Today’s news: Trending business stories for November 24, 2023

The latest business news as it happens

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4:37 p.m.

Market close: TSX ends slightly down as U.S. markets mixed

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Canada’s main stock index closed down slightly Friday while U.S. markets were mixed on a low-volume day following the U.S. Thanksgiving holiday.

The S&P/TSX composite index closed down 13.55 points at 20,103.11.

In New York, the Dow Jones industrial average closed up 117.12 points at 35,390.15. The S&P 500 index was up 2.72 points at 4,559.34, while the Nasdaq composite was down 15 points at 14,250.85.

The Canadian dollar traded for 73.41 cents U.S. compared with 73 cents U.S. on Thursday.

The January crude oil contract was down US$1.56 from Wednesday’s close at US$75.54 per barrel and the January natural gas contract was down three cents at US$3 per mmBTU.

The December gold contract was up US$10.20 at US$2,003 an ounce and the December copper contract was up three cents at US$3.79 a pound.

The Canadian Press


4:14 p.m.

Oil and gas well drilling expected to pick up in 2024

Pumpjacks draw out oil and gas from wells near Calgary.
Pumpjacks draw out oil and gas from wells near Calgary. Photo by Jeff McIntosh/The Canadian Press files

Canada’s oil and gas well drilling sector says it expects modest growth in 2024.

The Canadian Association of Energy Contractors (CAOEC) says it expects 6,229 wells to be drilled in Western Canada next year.

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That’s an 8.3 per cent increase from the 5,748 wells drilled in 2023.

The industry group says most of this growth is expected to happen in the second half of 2024 as the market rebounds from what was a softer third quarter in 2023.

CAOEC says the drilling sector will need more than 39,000 workers this year.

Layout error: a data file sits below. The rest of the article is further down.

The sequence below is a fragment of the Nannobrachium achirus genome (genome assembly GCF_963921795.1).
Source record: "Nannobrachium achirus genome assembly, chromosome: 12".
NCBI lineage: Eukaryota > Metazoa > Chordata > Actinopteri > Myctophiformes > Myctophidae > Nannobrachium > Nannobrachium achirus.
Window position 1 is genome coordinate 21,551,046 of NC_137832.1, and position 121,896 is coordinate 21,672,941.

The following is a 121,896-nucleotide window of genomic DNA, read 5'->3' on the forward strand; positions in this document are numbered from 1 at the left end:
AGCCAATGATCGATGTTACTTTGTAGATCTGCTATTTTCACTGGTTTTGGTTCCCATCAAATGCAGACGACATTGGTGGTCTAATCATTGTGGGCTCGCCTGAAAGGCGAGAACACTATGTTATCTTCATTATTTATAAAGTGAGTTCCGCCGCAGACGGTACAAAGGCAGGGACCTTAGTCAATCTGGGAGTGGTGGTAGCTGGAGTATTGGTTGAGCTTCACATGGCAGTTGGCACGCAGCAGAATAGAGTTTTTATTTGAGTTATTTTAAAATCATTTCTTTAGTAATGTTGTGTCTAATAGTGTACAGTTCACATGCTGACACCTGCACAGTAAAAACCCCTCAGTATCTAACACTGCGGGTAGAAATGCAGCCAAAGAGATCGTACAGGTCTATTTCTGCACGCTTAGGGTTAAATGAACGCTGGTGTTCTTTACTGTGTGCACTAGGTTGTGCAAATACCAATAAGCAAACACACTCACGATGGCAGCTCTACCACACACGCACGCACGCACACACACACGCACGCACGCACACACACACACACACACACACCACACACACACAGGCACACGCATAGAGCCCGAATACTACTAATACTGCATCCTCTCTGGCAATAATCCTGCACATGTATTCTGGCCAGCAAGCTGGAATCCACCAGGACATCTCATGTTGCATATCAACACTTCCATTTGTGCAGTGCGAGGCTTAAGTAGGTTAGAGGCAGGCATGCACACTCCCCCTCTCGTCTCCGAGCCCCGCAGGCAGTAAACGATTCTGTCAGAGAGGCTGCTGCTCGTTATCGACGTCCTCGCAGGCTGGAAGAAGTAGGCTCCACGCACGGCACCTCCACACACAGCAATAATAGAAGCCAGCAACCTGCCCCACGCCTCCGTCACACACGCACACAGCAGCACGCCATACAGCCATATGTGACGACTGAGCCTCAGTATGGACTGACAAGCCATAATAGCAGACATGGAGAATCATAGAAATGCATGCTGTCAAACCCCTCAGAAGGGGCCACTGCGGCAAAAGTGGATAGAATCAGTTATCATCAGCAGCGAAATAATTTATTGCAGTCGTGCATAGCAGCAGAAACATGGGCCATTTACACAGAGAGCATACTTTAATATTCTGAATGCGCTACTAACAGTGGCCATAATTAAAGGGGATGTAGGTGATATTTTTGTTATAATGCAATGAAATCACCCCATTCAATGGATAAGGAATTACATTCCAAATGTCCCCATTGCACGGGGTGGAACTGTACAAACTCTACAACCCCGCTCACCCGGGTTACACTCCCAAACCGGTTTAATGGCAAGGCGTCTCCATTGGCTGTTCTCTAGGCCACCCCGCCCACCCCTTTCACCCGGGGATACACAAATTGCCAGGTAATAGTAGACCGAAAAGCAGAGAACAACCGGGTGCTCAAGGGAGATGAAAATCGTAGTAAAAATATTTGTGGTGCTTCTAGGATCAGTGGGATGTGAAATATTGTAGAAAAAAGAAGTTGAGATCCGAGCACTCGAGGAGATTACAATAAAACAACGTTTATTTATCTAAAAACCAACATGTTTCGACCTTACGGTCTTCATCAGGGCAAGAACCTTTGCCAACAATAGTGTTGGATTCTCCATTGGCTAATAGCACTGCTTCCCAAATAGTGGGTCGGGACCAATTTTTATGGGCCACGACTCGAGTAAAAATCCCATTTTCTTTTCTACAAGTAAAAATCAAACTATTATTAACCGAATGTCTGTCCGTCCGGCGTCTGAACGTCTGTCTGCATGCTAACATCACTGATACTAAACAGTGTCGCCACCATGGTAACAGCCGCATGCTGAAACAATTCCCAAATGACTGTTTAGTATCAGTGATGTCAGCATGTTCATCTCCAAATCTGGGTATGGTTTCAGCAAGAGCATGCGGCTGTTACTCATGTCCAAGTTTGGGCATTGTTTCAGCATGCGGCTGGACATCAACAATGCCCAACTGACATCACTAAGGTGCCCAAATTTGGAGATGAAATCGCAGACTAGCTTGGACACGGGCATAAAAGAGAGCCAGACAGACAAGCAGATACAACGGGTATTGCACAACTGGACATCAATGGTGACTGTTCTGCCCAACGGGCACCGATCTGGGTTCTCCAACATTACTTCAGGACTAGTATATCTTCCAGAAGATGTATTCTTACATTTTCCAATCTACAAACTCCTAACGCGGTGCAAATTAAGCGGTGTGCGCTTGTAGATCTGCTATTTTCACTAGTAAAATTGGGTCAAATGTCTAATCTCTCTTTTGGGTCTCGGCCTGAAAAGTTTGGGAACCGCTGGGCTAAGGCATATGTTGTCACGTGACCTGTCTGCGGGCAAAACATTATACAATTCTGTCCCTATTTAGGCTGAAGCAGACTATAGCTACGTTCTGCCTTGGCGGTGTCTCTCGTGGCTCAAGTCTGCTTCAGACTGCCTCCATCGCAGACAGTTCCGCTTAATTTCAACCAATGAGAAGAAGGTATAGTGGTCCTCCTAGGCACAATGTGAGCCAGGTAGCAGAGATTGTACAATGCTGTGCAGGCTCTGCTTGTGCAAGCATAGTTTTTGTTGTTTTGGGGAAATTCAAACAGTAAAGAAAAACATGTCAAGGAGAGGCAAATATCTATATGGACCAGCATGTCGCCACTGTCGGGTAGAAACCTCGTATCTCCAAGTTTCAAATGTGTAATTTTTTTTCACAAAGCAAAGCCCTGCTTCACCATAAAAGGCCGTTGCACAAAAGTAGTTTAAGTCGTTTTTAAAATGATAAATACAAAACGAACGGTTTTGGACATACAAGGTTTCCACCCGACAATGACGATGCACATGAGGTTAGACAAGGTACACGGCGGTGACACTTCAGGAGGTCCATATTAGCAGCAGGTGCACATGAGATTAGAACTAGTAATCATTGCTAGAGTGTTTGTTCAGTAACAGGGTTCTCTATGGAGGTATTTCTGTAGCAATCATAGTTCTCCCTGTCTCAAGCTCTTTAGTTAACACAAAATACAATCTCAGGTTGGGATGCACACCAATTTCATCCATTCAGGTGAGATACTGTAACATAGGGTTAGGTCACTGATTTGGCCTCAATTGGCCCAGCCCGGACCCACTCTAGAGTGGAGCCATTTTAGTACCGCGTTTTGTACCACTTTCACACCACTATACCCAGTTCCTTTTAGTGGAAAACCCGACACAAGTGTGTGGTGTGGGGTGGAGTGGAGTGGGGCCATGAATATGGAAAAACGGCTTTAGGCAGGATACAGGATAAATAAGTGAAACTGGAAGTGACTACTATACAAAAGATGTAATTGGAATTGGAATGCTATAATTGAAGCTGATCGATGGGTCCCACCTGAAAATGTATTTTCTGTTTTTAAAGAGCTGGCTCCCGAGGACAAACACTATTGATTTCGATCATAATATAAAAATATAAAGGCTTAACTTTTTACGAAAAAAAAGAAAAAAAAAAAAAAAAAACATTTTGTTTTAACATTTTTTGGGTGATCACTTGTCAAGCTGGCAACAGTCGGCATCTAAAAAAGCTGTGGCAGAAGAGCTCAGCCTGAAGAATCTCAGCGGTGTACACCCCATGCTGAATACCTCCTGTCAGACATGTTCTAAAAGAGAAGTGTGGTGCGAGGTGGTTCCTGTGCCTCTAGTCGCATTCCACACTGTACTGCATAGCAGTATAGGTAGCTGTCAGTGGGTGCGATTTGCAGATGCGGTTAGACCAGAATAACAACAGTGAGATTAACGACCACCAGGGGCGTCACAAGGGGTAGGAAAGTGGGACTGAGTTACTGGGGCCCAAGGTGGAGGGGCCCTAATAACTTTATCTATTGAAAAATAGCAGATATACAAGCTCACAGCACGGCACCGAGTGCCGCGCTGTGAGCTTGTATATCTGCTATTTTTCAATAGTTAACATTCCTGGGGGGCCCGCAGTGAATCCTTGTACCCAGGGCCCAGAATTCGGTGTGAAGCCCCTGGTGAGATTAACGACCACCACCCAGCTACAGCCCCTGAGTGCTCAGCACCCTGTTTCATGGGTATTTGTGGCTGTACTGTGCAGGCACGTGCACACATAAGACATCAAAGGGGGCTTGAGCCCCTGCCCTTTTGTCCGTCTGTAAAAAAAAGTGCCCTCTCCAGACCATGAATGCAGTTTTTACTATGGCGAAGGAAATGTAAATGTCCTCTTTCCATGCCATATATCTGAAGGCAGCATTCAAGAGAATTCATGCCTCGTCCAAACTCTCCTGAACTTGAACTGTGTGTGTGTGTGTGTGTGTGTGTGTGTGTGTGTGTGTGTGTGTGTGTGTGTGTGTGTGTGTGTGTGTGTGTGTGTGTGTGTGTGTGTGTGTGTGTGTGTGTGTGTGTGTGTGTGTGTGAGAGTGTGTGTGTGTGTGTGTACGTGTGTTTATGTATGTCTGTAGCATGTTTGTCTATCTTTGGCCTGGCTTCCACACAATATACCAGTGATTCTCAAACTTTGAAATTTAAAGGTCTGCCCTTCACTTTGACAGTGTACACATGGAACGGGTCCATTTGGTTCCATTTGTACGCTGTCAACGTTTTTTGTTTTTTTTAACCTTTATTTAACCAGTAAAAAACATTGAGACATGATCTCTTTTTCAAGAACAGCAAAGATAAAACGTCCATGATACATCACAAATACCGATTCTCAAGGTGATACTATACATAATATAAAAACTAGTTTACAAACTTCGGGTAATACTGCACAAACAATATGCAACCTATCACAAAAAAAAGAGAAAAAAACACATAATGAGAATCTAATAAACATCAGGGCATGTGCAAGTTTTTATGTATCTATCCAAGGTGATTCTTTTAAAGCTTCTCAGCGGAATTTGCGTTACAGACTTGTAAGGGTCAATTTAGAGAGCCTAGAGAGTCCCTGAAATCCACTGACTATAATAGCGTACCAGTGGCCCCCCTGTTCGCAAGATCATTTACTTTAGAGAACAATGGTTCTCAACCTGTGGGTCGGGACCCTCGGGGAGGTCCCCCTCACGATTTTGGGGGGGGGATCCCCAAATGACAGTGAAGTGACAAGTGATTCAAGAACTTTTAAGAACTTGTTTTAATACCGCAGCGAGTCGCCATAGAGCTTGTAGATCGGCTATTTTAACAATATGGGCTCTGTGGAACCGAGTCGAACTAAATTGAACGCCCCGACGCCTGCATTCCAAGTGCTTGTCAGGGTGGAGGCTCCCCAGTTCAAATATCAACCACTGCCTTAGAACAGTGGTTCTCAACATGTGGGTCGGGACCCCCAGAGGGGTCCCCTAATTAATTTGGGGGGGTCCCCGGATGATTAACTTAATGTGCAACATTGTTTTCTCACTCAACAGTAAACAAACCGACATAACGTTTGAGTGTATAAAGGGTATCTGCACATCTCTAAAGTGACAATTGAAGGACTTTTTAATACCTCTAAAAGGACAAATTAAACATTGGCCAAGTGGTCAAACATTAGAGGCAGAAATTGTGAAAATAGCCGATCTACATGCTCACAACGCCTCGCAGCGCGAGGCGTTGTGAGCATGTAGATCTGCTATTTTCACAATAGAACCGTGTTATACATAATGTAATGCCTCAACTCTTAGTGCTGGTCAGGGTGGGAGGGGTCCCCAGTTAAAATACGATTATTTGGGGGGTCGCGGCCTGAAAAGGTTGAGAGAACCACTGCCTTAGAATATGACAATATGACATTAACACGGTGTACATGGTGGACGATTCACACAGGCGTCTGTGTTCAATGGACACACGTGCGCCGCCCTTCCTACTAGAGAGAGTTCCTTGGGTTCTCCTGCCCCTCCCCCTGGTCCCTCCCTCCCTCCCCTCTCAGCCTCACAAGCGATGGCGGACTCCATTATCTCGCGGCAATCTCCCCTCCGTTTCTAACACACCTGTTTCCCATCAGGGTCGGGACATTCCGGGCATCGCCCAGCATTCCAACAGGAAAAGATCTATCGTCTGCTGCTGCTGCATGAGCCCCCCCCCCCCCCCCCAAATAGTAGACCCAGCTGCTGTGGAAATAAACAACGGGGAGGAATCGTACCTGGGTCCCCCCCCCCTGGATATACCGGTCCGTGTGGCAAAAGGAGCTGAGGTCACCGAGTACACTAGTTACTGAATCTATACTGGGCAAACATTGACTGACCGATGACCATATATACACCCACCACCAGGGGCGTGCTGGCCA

It says finding experienced workers has been challenging and the industry is marketing itself to prospective workers across the country, including in Central and Eastern Canada.

The Canadian Press


1:12 p.m.

Rogers Sugar asks for mediation to help end Vancouver refinery strike

Rogers Sugar Inc. is on strike and the impact is higher prices.
Rogers Sugar Inc. is on strike and the impact is higher prices. Photo by Arlen Redekop/Postmedia

Rogers Sugar Inc. says it has asked for mediation to help bring an end to an eight-week long strike at its Vancouver refinery.

The company says it has applied to the British Columbia Labour Relations Board for mediation to help it reach a new collective agreement with the 138 workers who have been off the job since Sept. 28.

The company says the union, the Public and Private Workers of Canada Local 8, has accepted mediation.

The Rogers Sugar refinery in Vancouver is one of only three large sugar refineries in the country that processes imported cane sugar.

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The strike at the Vancouver facility has led to supply disruptions on grocery store shelves across Western Canada and caused difficulties for bakers and other small businesses that rely on sugar.

Rogers Sugar has apologized for the supply shortages and says it is using other facilities to help supply its Western Canadian customers.

The Canadian Press


12:17 p.m.

Midday markets: TSX up slightly; U.S. markets mixed

stock chart

Gains in the financial and energy sectors helped lift Canada’s main stock index in late-morning trading, while U.S. stock markets were mixed after they had yesterday off for the thanksgiving holiday.

The S&P/TSX composite index was up slightly by 9.52 points at 20,126.18.

In New York, the Dow Jones industrial average was up 109.72 points at 35,382.75. The S&P 500 index was up 0.68 points at 4,557.30, while the Nasdaq composite was down 26.45 points at 14,239.41.

The Canadian dollar traded for 73.49 cents U.S. compared with 73 cents U.S. on Thursday.

The January crude oil contract was down 34 cents from Wednesday’s close at US$76.76 per barrel and the January natural gas contract was down seven cents at US$2.97 per mmBTU.

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The December gold contract was up US$6.30 at US$1,99.10 an ounce and the December copper contract was up a penny at US$3.78 a pound.

The Canadian Press